Bal Niketan shame: Act beyond arrest, and fix responsibility
The arrest of the supervisor of Bal Niketan for alleged sexual harassment of several orphans and destitute inmates has yet again underlined the ugly traits of our system and society. The institute has since been taken over by the Chandigarh UT administration from the NGO, which ran it for decades with 90% state funding. The judicial process also appears to be on track as the arrest has been made. But in a thick cloud of justified anger and grave generalisations, there must also be closer examination of the officials concerned. Aarish Chhabra writeschandigarh Updated: Apr 27, 2014 09:30 IST
The arrest of the supervisor of Bal Niketan for alleged sexual harassment of several orphans and destitute inmates has yet again underlined the ugly traits of our system and society. The institute has since been taken over by the Chandigarh UT administration from the NGO, which ran it for decades with 90% state funding. The judicial process also appears to be on track as the arrest has been made. But in a thick cloud of justified anger and grave generalisations, there must also be closer examination of the officials concerned.
The complaint was made over the Childline telephone helpline, allegedly after the supervisor “lifted up the skirt” of one of the inmates. That inmate says she did not complain to the secretary of the management committee as similar incidents in the past had been brushed aside for “want of proof ”, and recountedunted how one warden had even suggested that the girls “make videos when he does something like that”. Both the officials were women. This shows the level of sincerity and the lack of trust between the inmates and the NGO that ran the home with 90% funding from the UT administration. Thus, the most crucial aspect of the case is how the exploitation remained hidden allegedly for two years, as incidents were seen as small matters.
The NGO officials remain miffed at “not being kept in the loop” by the administration’s inquiry panel that indicted the supervisor. The accused, who has two daughters, claims he has been implicated because he “did not allow the girls to go out and meet their boyfriends”. But what’s glaring is how the NGO officials have been defending him, claiming that his “strict” behaviour may have prompted the girls to complain.
This betray betrays a casual approach even when Chandigarh has, in the past, witnessed a case where a mentally challenged girl was raped repeatedly by staff of such a destitute home. She was left pregnant and later gave birth when the court intervened. That case made national headlines, but obviously left no lessons for the NGO, Bal Niketan Society. Such patronising and judgmental behaviour towards girls — in this case, the inmates of Bal Niketan — shows how lopsided the viewpoint in such cases remains.
The lens must also turn towards the police and administration, who have acted in the matter but do not come out scot-free.
Why did the supervisor continue to serve at the home even after the allegations were made? The complaint was made on April 2, and the social welfare department constituted a four-member probe panel the next day. Neither the department nor the NGO felt that he should at least be taken off duty for the duration of the probe.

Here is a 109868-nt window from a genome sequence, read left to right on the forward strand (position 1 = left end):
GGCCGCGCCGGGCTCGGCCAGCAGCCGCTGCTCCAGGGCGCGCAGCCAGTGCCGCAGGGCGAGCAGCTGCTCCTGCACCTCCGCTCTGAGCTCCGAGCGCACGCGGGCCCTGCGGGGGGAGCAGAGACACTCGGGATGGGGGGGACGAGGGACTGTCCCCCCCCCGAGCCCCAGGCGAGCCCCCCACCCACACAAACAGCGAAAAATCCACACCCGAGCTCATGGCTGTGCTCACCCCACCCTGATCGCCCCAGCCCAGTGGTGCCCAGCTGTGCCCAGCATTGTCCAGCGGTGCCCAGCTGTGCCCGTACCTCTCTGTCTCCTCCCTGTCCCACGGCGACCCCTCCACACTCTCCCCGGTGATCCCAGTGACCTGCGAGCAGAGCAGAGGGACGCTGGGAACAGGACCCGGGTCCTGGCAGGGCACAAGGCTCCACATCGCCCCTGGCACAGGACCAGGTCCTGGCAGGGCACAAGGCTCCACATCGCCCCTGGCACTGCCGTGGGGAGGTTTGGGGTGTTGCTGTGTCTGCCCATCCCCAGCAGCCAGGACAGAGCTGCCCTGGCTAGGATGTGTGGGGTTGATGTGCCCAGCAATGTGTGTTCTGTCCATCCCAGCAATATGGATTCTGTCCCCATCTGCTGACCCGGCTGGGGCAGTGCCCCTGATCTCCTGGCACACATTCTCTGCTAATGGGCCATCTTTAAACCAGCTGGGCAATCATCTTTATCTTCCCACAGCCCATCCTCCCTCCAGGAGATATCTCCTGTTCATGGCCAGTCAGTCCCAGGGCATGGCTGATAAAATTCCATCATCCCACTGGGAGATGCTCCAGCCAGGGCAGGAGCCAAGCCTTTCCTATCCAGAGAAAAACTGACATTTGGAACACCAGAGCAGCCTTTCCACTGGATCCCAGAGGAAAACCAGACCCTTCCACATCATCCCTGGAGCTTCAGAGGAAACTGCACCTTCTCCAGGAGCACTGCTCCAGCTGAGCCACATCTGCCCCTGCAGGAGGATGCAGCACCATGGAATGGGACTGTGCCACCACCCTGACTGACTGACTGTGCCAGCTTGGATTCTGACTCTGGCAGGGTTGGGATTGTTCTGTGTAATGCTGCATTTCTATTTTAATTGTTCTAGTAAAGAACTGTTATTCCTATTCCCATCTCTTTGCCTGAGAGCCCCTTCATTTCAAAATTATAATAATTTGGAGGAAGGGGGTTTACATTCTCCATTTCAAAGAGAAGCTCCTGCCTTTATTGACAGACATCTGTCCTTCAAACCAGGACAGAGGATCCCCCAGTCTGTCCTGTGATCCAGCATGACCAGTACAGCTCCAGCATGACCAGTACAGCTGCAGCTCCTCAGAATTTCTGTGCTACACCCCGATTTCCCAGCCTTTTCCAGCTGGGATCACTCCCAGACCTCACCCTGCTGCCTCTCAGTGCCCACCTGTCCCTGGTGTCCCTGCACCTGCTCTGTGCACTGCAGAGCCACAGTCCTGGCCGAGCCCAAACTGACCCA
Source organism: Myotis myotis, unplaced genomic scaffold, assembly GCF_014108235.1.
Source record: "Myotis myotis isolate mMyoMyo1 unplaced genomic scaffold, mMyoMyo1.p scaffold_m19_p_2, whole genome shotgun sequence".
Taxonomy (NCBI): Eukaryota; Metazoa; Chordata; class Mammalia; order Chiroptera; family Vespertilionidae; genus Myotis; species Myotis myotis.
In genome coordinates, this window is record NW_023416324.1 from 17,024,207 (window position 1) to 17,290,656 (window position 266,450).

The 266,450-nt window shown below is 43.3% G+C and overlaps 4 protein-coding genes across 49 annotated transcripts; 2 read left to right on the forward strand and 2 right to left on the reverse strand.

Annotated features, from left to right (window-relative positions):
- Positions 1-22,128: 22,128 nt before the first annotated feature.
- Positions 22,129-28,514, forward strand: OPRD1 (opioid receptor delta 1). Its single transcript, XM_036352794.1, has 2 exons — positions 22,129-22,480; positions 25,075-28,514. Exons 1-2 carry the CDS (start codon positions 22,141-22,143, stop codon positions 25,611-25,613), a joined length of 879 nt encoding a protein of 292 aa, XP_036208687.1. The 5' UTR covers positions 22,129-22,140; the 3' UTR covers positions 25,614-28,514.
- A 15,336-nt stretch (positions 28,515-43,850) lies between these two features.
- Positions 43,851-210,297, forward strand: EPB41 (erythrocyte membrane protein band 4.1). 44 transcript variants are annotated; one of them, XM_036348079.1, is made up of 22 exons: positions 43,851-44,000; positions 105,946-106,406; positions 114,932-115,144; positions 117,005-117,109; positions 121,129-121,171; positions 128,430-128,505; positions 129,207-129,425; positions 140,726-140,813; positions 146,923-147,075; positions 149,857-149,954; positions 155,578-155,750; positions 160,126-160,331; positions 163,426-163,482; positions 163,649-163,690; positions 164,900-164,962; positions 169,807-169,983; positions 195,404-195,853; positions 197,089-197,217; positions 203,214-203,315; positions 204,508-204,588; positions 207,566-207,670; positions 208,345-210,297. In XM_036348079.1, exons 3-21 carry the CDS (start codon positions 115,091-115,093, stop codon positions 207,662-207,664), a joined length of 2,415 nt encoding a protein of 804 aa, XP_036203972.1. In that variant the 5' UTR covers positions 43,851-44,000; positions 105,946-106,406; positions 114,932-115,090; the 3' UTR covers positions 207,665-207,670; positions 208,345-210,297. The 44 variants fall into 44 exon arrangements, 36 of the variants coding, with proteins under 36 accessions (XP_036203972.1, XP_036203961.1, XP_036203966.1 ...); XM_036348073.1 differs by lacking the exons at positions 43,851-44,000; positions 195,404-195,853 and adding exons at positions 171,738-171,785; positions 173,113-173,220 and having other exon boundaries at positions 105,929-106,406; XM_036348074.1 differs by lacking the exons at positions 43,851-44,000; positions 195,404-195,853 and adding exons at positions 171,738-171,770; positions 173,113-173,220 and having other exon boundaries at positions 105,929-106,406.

As for the police, it must be noted the accused was on leave at the time of the FIR earlier this week, and was arrested only after he returned. His wife — a former orphan-inmate of the home, incidentally much younger than him — says they were at a relative’s house in Baltana, right next to Chandigarh. What were the police teams “sent to neighbouring states to arrest the accused” doing all this while? There are also reports that a written complaint was filed by the inmates at the police headquarters window but was not taken seriously.
This criminal leniency has a great part to play in why the whole system around the home has crumbled for now. Many of the hapless children have returned to their parents. Worse-hit are the orphans whose sense of abandonment gets aggravated in such a situation. Plans have been varied on what to do. As the home remained under the NGO right until Friday, the victims were originally to be shifted to another such home. But since the NGO did not cooperate — its head remains steadfast in defending the accused and castigating the main complainant — the administration has finally taken over. Now the department of social welfare wants to bring back the inmates who have left and counsel them to overcome the trauma.
Trauma is the key word. The delay, the casual approach of all involved, the judgmental behaviour, and the
NGO’s quick clean chit to the accused in such a sensitive matter, played a significant part in that trauma. In seeking to address that, the administration seems to have hit the right note. But it remains to be seen how well it can carry out the psychological rehabilitation of the girls. Much of that rehab will depend on action that must be taken against the criminally casual NGO management, the lackadaisical cops, and the belatedly sincere administrative officials.
The veracity of the allegations aside, such a sensitive matter deserves to be handled with much more care and sincerity.